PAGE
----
After October 7, indeed, after a century of this forever war, it would be irrational to believe that Hamas will not use any ceasefire to rebuild its ability to attack Israel’s fundamental interests. It would be irrational to disbelieve their promise to do just that. Such is realism.


Despite Fazi’s claim that realism operates on a higher (or lower?) plane than morality, John Mearsheimer, the most famous realist of all, believes moral analysis has a place in the analysis of this particular conflict. Mearsheimer is famous for his many “rational” analyses of just as many conflicts. His realism calmly explains why, for example, Putin is acting quite rationally in pursuing his war against Ukraine: he’s simply protecting the interests of Russia against the minatory West. Not much to see there. Regarding the conflict in question, however, Mearsheimer has  taken a view that can be described as moral, condemning Israel’s actions since October 7 as nothing less than immoral, and indeed, as running against the grain of history: “I want to be on record so that when historians look back on this moral calamity, they will see that some Americans were on the right side of history”.

History, of course, has no sides. It does not bend this way or that. If the world is in any way “better” today than it was yesterday, it is not because history has a moral arc, but because of moral action by moral actors. This is reality. If we can introduce morality into our analysis of this conflict, there is still the chance for a diplomatic and negotiated solution to it, and even a chance for what we can call a “forever ceasefire,” if you will. It is based on the reality that human beings are capable of acting morally and can opt out of political-strategic rationality—which nowadays sounds very much like a colonizer construct designed to relieve people of their agency (or deny it to them).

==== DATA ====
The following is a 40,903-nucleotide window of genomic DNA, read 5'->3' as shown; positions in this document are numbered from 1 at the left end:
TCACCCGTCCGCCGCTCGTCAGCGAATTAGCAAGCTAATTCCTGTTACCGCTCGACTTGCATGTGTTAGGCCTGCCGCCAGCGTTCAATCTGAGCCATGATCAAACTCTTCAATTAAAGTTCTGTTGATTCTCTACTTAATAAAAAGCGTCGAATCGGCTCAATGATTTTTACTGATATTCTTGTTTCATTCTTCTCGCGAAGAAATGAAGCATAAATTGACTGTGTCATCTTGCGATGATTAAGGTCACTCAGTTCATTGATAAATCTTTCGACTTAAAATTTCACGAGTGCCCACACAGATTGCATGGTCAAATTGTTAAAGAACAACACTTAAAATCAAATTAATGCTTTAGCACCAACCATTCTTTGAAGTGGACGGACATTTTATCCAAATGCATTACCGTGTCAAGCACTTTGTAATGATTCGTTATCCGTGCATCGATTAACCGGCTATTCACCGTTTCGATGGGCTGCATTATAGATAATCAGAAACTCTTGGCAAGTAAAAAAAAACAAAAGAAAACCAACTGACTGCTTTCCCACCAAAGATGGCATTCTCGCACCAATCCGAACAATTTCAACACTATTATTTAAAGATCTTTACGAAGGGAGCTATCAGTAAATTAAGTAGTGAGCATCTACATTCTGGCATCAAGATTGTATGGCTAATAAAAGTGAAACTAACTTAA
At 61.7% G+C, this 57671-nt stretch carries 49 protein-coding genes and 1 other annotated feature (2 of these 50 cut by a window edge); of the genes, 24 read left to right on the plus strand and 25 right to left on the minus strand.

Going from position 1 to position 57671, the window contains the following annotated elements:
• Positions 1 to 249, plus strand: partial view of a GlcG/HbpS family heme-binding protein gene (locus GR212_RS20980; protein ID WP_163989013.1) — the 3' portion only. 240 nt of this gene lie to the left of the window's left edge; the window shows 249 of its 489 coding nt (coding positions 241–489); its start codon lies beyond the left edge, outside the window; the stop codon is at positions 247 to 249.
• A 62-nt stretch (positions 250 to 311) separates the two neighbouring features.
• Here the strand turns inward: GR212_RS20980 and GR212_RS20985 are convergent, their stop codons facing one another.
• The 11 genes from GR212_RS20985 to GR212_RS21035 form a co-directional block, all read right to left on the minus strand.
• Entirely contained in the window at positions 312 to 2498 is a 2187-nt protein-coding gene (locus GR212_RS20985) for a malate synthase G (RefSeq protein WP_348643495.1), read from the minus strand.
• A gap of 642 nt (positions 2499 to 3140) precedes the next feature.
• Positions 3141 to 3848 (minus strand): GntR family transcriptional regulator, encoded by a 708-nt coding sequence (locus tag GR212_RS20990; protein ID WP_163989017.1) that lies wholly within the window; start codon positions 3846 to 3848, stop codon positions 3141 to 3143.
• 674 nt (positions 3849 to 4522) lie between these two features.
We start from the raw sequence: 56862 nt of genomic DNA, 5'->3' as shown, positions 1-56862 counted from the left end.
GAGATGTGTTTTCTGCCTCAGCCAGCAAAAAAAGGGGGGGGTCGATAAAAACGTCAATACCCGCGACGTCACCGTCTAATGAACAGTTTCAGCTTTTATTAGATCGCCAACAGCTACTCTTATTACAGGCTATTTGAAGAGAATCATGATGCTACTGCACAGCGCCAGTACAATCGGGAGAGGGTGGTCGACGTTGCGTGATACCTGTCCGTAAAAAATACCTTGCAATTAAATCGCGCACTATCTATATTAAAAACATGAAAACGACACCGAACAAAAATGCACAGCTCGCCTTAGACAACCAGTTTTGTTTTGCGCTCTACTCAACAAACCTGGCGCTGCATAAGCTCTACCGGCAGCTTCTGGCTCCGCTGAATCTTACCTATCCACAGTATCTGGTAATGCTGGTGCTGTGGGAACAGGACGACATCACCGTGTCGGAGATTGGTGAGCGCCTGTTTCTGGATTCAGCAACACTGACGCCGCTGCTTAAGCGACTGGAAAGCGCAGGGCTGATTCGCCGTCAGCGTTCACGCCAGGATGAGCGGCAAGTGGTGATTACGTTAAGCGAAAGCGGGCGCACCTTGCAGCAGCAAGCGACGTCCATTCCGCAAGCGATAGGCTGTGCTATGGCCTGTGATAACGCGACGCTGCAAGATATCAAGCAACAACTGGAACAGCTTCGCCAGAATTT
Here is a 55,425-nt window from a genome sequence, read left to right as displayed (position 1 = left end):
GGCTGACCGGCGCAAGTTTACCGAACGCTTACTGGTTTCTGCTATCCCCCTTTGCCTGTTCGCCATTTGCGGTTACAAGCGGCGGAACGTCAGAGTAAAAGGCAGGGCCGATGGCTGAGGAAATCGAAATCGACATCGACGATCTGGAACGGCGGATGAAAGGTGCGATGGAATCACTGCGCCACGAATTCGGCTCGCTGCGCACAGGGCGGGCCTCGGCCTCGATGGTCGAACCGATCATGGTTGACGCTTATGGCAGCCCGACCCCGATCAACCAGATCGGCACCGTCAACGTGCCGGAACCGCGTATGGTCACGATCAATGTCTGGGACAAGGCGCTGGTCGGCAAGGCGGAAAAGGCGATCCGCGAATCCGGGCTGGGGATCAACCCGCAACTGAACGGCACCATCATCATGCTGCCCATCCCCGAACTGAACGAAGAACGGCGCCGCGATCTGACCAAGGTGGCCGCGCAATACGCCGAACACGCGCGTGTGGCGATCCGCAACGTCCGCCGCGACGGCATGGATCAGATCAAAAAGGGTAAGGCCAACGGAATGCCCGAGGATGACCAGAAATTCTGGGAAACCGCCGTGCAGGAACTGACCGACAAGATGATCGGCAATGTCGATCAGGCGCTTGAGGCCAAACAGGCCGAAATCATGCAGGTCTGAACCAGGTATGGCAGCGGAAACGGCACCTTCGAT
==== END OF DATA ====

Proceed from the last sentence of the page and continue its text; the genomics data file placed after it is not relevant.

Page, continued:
The demand

Civilians in Gaza have the sympathy of much of the world, as they have had for decades. It is time for Hamas to have some sympathy for them too. If Hamas can stop thinking of itself as the Palestinian people, as any kind of representative of the people of Gaza, as realist political-strategic actors; if its leaders can start thinking of themselves, to the contrary, as moral agents, then they themselves can stop the destruction of Gaza. Nothing prevents it, if only they were to want it. 

How can Hamas put an end to the suffering that Hamas, in fact, has orchestrated, and thereby open the door to a permanent diplomatic and negotiated solution? It can do this in two steps: by releasing the hostages and surrendering unconditionally. That could happen immediately. It could have happened months ago. Realism must deal with the fact that human beings are moral agents. Therefore, for everyone concerned to stop the loss of innocent life on both sides, this should be our demand: release the hostages and surrender unconditionally. Now. Realists know the consequences of the failure to do so; which does not stop such consequences from being unthinkable.